Canadian Medical Association Journal. (2010, February 16). Gastrointestinal absorption of Tamiflu in critically ill patients with H1N1. ScienceDaily. Retrieved August 27, 2014 from www.sciencedaily.com/releases/2010/02/100216113901.htm
Canadian Medical Association Journal. "Gastrointestinal absorption of Tamiflu in critically ill patients with H1N1." ScienceDaily. www.sciencedaily.com/releases/2010/02/100216113901.htm (accessed August 27, 2014).

Share This




More Health & Medicine News

Wednesday, August 27, 2014

Featured Research

from universities, journals, and other organizations


Featured Videos

from AP, Reuters, AFP, and other news services

WHO Calls for Ban on E-Cigarette Sales to Minors

WHO Calls for Ban on E-Cigarette Sales to Minors

AFP (Aug. 26, 2014) — The World Health Organization called Tuesday on governments should ban the sale of e-cigarettes to minors, warning that they pose a "serious threat" to foetuses and young people. Duration: 01:44 Video provided by AFP
Powered by NewsLook.com
Have You Ever Been 'Sleep Drunk?' 1 in 7 Has

Have You Ever Been 'Sleep Drunk?' 1 in 7 Has

Newsy (Aug. 26, 2014) — A study published in the journal "Neurology" interviewed more than 19,000 people and found 15 percent suffer from being "sleep drunk." Video provided by Newsy
Powered by NewsLook.com
Does Medical Marijuana Reduce Painkiller Overdose Deaths?

Does Medical Marijuana Reduce Painkiller Overdose Deaths?

Newsy (Aug. 26, 2014) — A new study found fewer deaths from prescription drug overdoses in states that have legalized medical marijuana. But experts disagree on the results. Video provided by Newsy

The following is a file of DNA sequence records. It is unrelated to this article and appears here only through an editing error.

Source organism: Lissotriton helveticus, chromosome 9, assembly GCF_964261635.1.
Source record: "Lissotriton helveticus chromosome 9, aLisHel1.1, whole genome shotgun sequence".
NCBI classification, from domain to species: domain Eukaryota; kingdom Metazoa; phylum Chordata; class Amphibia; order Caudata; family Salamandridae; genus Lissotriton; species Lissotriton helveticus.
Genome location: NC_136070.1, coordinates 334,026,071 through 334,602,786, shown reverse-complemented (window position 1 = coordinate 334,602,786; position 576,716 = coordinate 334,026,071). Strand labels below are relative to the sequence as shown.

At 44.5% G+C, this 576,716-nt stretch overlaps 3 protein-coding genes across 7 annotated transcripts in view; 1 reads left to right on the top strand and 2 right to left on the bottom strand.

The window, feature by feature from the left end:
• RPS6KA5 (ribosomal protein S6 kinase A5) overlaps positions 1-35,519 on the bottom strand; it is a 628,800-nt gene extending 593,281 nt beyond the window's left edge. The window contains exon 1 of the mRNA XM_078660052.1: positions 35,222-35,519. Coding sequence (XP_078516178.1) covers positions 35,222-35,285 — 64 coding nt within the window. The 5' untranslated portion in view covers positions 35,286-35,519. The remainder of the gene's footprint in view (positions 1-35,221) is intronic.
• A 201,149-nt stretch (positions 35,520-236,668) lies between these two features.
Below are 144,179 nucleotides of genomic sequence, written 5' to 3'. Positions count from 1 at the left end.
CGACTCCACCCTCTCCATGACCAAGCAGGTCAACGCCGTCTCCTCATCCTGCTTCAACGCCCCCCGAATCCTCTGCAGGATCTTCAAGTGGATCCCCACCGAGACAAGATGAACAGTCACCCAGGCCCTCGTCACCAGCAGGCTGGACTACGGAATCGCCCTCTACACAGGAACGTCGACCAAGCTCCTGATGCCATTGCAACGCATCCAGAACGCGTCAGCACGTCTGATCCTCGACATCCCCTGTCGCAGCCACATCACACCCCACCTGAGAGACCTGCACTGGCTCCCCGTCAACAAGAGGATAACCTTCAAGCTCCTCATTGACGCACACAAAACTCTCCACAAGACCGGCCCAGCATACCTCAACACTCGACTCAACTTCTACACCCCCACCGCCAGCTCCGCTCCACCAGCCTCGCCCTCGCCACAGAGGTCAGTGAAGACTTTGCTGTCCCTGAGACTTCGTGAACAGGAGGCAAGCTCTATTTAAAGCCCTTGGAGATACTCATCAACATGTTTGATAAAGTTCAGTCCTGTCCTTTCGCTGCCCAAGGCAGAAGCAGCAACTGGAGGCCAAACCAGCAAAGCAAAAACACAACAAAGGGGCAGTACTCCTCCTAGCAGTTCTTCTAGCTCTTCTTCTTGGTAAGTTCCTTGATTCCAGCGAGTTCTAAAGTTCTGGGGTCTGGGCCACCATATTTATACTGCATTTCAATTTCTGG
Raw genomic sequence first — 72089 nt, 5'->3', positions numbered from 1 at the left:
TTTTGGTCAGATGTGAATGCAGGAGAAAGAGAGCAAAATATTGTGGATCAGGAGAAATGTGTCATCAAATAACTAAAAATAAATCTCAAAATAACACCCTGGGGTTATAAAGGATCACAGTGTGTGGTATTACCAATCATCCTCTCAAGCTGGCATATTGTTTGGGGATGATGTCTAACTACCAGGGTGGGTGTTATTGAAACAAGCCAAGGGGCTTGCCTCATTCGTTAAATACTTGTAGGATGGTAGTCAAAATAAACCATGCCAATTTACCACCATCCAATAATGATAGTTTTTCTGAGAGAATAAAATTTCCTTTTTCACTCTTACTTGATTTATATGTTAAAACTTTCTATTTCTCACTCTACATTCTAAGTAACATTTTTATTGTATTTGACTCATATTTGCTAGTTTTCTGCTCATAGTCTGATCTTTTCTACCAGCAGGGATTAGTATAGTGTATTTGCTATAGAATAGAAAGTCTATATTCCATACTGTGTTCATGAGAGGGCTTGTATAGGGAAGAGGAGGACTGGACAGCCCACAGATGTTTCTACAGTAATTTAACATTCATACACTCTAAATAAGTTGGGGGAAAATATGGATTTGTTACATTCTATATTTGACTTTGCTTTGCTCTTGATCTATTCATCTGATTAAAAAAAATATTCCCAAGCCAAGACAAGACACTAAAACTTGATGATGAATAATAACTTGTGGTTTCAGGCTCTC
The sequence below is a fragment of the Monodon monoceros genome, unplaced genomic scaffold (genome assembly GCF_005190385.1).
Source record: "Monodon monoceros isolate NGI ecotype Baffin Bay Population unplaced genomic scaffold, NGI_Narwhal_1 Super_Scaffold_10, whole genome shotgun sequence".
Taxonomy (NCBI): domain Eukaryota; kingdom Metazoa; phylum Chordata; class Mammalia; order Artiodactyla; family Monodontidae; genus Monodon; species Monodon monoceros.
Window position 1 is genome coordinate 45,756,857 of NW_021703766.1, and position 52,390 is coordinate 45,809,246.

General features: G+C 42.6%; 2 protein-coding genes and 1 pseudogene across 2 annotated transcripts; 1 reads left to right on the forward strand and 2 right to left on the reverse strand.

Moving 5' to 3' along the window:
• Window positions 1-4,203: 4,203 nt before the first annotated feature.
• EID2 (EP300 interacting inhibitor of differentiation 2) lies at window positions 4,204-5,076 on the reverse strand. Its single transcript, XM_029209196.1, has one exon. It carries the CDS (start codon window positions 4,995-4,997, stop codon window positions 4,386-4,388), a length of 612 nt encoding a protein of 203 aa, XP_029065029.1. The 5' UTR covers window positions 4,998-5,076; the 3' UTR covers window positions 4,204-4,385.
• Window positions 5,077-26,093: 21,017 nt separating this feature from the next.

Powered by NewsLook.com
Official: British Ebola Sufferer Receiving Experimental Drug

Official: British Ebola Sufferer Receiving Experimental Drug

AFP (Aug. 26, 2014) — A British nurse infected with Ebola while working in Sierra Leone is being given the same experimental drug used on two US missionaries who have recovered for the disease, doctors in London say. Duration: 00:44 Video provided by AFP
Powered by NewsLook.com

Search ScienceDaily

Number of stories in archives: 140,361

Find with keyword(s):
 
Enter a keyword or phrase to search ScienceDaily for related topics and research stories.

Save/Print:
Share:  

Breaking News:
from the past week

In Other News

... from NewsDaily.com

Science News

Health News

Environment News

Technology News



Save/Print:
Share:  

Free Subscriptions


Get the latest science news with ScienceDaily's free email newsletters, updated daily and weekly. Or view hourly updated newsfeeds in your RSS reader:

Get Social & Mobile


Keep up to date with the latest news from ScienceDaily via social networks and mobile apps:

Have Feedback?


Tell us what you think of ScienceDaily -- we welcome both positive and negative comments. Have any problems using the site? Questions?
Mobile iPhone Android Web
Follow Facebook Twitter Google+
Subscribe RSS Feeds Email Newsletters
Latest Headlines Health & Medicine Mind & Brain Space & Time Matter & Energy Computers & Math Plants & Animals Earth & Climate Fossils & Ruins